No, not me: the Crowninshield-Bentley House! Visiting Louise DuPont Crowninshield’s former garden in Marblehead last week prompted me to reconsider her impact on Salem as a preservation advocate and philanthropist as it is considerable. At least two institutions in Salem, the Salem Maritime National Historic Site and the Peabody Essex Museum, reflect her commitment to the preservation of Salem’s material heritage which was manifested both by her direct involvement and her inspiration. The best example of the latter is one of the Peabody Essex Museum’s historic houses, the Crowninshield-Bentley House, which was moved by the Essex Institute from a rather precarious position on Essex Street to its current location in 1959. This early Georgian house, home to generations of the Crowninshield family as well as Salem’s pre-eminent diarist the Reverend William Bentley, was originally located at 108 Essex Street. In 1958 the Hawthorne Hotel donated the house to the Essex Institute with the condition that it be removed to make way for a parking lot. The move to its new site adjacent to the Gardner-Pingree House and across the street from the Hotel, was preceded by the demolition of a venerable commercial building and succeeded by a comprehensive restoration to its 18th century form under the direction of Abbot Lowell Cummings as a tribute to the “work and memory of preservationist Louise DuPont Crowninshield.” The Crowninshield-Bentley House became the cornerstone of the Essex Institute (now Peabody Essex Museum)’s main “campus” of historic structures, and to complete the vision, gardens also dedicated to the legacy of Mrs. Crowninshield were installed in its midst. Another reason I wanted to post on this big move today is the great visual documentation by Essex Institute President Albert Goodhue, Jr., who snapped photographs of the the entire process over what must have been several days (weeks???) in 1965. These are among some great sources at the Phillips Library in Rowley documenting Salem’s ever-evolving streetscape, one of the major topics we’ll be covering in our upcoming book Salem’s Centuries.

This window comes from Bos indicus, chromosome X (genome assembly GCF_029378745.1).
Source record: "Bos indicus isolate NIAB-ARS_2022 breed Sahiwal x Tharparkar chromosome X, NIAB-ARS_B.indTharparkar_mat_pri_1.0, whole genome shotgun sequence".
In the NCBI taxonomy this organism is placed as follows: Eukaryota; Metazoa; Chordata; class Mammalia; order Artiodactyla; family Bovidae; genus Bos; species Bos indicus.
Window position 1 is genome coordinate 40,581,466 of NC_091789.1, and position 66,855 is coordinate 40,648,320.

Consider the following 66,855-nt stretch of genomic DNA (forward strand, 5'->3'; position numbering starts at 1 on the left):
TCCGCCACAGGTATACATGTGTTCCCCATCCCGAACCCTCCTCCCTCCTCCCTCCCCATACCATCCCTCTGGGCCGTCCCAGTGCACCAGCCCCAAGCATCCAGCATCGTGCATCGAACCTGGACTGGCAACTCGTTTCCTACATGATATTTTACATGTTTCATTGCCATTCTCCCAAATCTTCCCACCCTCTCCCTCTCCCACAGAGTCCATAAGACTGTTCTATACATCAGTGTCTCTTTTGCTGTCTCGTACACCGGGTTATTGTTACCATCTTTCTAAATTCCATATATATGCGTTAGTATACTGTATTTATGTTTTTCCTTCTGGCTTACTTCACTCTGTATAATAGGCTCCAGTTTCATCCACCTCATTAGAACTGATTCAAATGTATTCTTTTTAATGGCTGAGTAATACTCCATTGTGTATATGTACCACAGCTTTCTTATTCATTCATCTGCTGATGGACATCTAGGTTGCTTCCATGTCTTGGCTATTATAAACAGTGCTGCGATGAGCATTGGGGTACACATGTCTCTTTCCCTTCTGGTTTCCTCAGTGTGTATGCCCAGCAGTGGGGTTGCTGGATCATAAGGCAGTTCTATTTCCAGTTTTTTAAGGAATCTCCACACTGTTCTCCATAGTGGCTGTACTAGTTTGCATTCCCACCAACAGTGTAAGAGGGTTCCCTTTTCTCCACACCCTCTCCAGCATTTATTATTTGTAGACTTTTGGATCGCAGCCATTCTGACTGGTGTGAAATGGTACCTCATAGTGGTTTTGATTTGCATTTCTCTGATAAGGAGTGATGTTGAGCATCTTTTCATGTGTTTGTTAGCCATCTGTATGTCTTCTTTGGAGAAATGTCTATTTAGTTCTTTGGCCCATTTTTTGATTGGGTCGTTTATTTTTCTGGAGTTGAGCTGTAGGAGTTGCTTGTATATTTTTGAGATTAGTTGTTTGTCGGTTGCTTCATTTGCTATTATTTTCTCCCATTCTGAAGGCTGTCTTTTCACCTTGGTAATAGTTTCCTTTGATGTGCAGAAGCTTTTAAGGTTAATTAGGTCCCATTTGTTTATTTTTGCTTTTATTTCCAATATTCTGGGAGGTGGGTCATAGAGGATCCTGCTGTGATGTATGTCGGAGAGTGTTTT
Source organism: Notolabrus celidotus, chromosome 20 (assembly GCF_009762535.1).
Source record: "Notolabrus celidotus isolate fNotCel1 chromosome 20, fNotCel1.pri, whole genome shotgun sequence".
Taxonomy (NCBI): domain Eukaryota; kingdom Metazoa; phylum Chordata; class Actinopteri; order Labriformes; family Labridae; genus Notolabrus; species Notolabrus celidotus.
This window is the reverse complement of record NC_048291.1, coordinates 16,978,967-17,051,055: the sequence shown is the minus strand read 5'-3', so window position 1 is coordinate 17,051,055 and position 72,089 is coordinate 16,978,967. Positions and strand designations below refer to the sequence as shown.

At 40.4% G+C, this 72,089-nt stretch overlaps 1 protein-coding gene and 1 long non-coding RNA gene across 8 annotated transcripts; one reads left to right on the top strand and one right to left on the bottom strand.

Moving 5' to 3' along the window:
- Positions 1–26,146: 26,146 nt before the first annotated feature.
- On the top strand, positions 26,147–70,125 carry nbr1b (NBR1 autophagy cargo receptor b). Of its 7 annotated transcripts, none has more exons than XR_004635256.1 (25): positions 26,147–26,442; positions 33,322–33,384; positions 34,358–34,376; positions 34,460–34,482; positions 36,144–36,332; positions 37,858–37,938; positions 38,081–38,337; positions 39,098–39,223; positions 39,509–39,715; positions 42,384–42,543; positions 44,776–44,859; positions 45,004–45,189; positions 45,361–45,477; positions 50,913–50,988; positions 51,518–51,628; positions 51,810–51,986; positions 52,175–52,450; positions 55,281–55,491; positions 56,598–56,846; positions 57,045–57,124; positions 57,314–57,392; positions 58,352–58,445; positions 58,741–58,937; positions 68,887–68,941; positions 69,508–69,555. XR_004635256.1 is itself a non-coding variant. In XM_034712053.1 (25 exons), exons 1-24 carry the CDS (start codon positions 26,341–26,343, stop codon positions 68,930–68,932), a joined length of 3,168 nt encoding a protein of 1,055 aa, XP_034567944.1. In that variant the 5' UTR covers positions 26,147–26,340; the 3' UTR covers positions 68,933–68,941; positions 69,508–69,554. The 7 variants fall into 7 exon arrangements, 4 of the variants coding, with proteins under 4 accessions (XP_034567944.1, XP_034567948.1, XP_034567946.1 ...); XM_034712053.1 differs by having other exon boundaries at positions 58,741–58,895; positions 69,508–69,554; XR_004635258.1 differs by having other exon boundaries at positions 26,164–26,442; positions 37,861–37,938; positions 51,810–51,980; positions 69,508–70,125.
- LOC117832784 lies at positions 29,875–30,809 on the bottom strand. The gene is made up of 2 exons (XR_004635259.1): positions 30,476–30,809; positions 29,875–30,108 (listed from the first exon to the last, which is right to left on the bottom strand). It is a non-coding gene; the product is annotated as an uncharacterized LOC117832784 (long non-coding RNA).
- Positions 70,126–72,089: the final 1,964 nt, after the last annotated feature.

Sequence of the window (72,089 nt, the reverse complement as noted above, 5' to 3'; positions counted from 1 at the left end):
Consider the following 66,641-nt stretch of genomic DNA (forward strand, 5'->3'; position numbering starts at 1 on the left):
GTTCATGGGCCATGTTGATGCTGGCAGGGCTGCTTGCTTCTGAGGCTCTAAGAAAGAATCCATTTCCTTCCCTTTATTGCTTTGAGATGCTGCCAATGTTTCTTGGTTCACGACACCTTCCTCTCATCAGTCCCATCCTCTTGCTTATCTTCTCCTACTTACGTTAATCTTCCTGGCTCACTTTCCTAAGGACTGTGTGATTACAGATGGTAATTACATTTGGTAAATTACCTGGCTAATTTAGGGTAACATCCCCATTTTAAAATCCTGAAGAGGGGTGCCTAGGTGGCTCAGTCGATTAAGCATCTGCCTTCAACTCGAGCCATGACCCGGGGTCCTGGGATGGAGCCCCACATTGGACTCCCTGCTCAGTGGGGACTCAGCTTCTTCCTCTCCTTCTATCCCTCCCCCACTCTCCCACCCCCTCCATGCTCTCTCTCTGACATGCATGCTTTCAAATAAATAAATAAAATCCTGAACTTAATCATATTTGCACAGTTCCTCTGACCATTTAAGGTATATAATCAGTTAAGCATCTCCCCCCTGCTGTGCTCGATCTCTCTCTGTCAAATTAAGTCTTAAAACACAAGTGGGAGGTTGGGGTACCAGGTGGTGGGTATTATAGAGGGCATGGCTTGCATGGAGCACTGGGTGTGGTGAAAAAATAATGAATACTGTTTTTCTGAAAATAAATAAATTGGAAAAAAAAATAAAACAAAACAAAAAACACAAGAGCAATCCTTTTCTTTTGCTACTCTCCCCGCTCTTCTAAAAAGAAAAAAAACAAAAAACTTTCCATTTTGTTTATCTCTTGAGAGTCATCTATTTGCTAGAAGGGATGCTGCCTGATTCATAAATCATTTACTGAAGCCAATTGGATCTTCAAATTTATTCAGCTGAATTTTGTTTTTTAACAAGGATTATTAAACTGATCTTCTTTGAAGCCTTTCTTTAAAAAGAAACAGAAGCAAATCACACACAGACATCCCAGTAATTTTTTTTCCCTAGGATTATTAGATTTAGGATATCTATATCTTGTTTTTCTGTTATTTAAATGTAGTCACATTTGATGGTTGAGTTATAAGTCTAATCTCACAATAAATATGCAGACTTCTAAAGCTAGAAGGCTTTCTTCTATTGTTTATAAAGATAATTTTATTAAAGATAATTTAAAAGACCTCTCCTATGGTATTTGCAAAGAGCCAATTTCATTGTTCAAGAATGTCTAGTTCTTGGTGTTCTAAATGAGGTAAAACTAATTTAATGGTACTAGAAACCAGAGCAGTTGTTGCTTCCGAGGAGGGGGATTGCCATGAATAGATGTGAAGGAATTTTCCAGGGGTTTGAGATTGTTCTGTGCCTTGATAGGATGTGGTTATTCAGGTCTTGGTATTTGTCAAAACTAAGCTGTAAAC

Washington Square West and Essex Street, Salem (Mass.) Photographs, MSS 0.1619. Courtesy of Phillips Library, Peabody Essex Museum, Rowley, MA.
Amazing!!! I love the nonchalance of the pedestrians, and not a police detail in sight. Everyone is just going about their business while the walls are tumbling down! The building being demolished was quite a storied commercial building, also an 18th century structure (I think) but altered and extended considerably. There were some very notable apothecary and stationary shops located within, and Salem architect/artist William Henry Emmerton made an iconic image of it in 1850 when it was his cousin’s apothecary shop (Emmerton was a great draftsman, and the Phillips Library has digitized the records of his architectural firm, Emmerton, Foster & Putnam, so you can see more of his work here). Those big storefront windows were apparently the second of their kind installed in Salem, and the Paracelsus bust trade sign was pretty conspicuous too. After the move and restoration was completed, the Crowninshield-Bentley House received a lot of attention in both academic and popular publications: there are both feature articles and cover stories throughout the 1960s into the 1970s and even the 1980s. The more scholarly pieces tend to focus on the detailed 1761 probate inventory of Capt. John Crowninshield as a primary source for the restoration (which includes references to “a Negro man” valued at £66.13.4 and a “Negro woman” valued at £40 about whom I’d like to know more)§ while trade periodicals seem to focus overwhelmingly on the kitchen. There’s a big spread on the interior of the house in the July 1987 Colonial Homes, part of feature on Salem as the “showcase of early America,” which it was, then.
William Henry Emmerton, Apothecary shop of James Emerton in Salem, c.1850 (pen & ink and sepia wash on paper), Peabody Essex Museum; the Crowninshield-Bentley House on the cover of Americana, September 1973; the kitchen as photographed by Samuel Chamberlain (1970, Phillips Library via Digital Commonwealth) and in House and Garden, January 1974; Frank Cousins photograph of the house in its original Essex Street location, 1890s, Phillips Library via Digital Commonwealth. The House today.
§ The Phillips Library has also digitized all of the booklets in the Essex Institute Historic House Booklet Series, including The Crowninshield–Bentley House, Essex Institute historic house booklet series, no. 2, by Abbot Lowell Cummings, Dean A. Fales, Jr., & Gerald W.R. Ward, which you can access here. “An Inventory of the Estate of Capt. John Crowninshield Late of Salem and Apprized by Us the Subscribers at Salem November 10th 1761” is included as an Appendix.